Rusty

Just how long has Rusty the drone been at the school?  How many years have the children been teasing him for?  And what was he before?

Maybe even Rusty doesn’t know the answer to those questions… but if you read this story you will!

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(c) 2016 Simon Goodson.
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Rusty

Toby moved through the playground carefully, following his friend Adam.  Both were eight years old and had just made the move from infant school to junior.  The playground seemed to be packed with older children, all of them running, shouting, playing complicated games.  Adam and Toby hung around the edges, studying it all with wide-eyed wonder.

They moved past a cluster of children, boys and girls, all wrestling each other to try and reach a small floating ball.  It seemed the wrestling was more interesting than actually grabbing it, the contests of strength and skill kept forming and dissolving without anyone making a serious attempt to reach the ball.

Toby turned as he heard shouting and laughter from behind him.  Through a gap between two buildings he saw half a dozen children surrounding… something.  He grabbed Adam’s arm to get his attention and the two of them moved a little closer.

“Is that a drone?” asked Adam.

“I don’t know!” replied Toby.

“It’s floating and moving, and I guess it has arms… six of them… but… well, it’s just a pile of old rubbish!”

Toby just nodded.  The drone, if that’s what it really was, was nothing like any other he’d seen.  Drones were a common sight, whether they were helping control traffic, carrying out mechanical work or simply running errands.  But they were normally small, barely as tall as he was, and they hovered easily.  This one was bobbing unevenly, tilting to one side, and as Adam had said it seemed to be made entirely of old junk.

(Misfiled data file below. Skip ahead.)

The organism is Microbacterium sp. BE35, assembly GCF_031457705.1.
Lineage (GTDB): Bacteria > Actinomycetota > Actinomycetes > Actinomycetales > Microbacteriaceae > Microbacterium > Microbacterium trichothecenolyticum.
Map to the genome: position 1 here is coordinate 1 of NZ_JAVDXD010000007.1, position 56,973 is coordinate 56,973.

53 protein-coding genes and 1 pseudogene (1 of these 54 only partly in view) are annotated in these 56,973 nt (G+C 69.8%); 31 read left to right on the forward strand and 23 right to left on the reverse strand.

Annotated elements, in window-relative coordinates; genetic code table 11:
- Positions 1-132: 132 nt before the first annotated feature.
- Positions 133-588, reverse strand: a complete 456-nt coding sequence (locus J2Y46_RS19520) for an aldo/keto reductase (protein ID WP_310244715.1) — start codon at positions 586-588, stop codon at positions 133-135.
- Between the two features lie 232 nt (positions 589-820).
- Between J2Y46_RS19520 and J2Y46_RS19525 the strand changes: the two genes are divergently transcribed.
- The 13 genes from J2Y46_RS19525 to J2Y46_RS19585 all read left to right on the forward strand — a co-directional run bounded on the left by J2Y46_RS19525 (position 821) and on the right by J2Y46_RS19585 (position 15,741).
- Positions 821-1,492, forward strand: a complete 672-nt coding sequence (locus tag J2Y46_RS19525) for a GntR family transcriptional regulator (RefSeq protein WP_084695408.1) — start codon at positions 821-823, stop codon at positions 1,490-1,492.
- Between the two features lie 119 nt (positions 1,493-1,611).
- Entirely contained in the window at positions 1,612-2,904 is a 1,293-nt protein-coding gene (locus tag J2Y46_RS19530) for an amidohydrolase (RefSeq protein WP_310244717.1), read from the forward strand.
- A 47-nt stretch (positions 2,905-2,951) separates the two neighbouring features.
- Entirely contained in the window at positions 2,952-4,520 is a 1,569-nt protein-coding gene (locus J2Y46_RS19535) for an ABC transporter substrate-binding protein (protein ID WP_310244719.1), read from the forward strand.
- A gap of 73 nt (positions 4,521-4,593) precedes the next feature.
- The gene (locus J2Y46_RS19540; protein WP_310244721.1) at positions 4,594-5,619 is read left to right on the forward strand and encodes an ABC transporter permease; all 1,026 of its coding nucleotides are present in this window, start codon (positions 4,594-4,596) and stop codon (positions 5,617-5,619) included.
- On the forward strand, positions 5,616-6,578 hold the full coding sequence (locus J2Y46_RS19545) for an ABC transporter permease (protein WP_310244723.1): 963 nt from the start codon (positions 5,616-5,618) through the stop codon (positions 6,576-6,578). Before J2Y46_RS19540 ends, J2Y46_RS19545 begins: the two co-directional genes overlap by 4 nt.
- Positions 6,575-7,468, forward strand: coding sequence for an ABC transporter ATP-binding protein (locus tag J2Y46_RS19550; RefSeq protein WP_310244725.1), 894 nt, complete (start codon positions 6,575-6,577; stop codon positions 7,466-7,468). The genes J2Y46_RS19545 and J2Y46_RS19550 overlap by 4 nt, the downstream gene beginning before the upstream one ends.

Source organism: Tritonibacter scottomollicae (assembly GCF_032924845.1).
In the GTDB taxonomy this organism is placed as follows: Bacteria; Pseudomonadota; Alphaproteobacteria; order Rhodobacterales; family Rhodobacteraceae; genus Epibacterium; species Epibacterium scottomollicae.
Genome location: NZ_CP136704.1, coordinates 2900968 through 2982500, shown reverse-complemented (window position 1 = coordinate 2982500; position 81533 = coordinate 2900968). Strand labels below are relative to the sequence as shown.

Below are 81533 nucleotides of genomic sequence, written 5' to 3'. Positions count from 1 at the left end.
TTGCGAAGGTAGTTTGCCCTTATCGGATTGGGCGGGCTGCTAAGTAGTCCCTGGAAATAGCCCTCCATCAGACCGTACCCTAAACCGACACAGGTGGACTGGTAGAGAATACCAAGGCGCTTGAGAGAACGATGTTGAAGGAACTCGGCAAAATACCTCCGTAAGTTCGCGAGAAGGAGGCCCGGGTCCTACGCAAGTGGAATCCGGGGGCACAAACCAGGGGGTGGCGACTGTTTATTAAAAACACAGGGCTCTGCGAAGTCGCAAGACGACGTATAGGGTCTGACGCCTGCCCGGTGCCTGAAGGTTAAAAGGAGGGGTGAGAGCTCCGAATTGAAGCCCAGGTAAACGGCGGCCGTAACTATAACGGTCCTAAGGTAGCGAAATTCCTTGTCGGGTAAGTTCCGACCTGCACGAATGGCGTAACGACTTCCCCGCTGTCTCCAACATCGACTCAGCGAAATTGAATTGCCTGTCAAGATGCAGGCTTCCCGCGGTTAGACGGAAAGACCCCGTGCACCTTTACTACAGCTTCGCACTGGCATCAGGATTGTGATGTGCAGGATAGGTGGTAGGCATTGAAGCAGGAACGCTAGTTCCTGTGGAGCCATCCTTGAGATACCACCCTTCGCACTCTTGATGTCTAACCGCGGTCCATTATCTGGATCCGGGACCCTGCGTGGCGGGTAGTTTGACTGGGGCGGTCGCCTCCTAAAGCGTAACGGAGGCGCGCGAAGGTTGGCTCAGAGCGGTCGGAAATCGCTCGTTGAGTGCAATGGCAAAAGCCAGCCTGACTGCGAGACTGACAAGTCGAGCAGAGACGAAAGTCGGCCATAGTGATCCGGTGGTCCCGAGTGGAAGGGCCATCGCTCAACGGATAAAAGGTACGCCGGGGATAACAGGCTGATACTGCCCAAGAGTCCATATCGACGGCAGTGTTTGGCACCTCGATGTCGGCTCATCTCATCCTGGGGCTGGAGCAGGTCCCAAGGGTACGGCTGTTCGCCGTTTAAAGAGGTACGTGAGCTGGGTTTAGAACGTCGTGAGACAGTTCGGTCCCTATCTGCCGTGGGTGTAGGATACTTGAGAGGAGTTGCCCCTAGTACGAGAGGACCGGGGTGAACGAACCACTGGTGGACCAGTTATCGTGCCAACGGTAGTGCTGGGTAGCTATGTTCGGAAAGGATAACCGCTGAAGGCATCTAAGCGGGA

The older children were surrounding the drone, darting in and out towards it, though Toby couldn’t see why.  As they did they taunted the drone, calling it old, slow, rubbish and other witticisms which they thought were hilarious.  One word kept coming through… Rusty.  It seemed to be the drone’s name, and it would certainly be a good fit.

“I don’t like this,” said Toby.  “They’re upsetting it.”

“It’s just a drone!”

“So?  Drones still have feelings.”

“Not that one!  It looks like something will fall off at any moment.  See!  I told you so!”

The arm hadn’t actually fallen off.  One of the children had broken it off, and now all of them sprinted away, laughing as they went.  The drone followed, but its movements were slow and jerky.  The children easily ran ahead then started throwing the arm between them, making the poor drone chase toward whoever had the arm but then shifting it on before it could get close.

Adam laughed at the sight, but Toby stood with his arms crossed and his lips pressed together.  This was wrong.  He knew that, he felt it deeply, yet he couldn’t find the courage to speak up for the drone.  He wanted to step forward and tell the older children off, but the words lodged in his chest so he stood there immobile and upset.

This is a long story and is best read using the eReader software on your phone or tablet, or on your eReader.

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3 thoughts on “Rusty

    1. Thanks Dorothy! I love getting feedback like this. Rusty was a story I had knocking around in my head for probably three years before I felt I had the proper shape of it and I’m really pleased with how it turned out.

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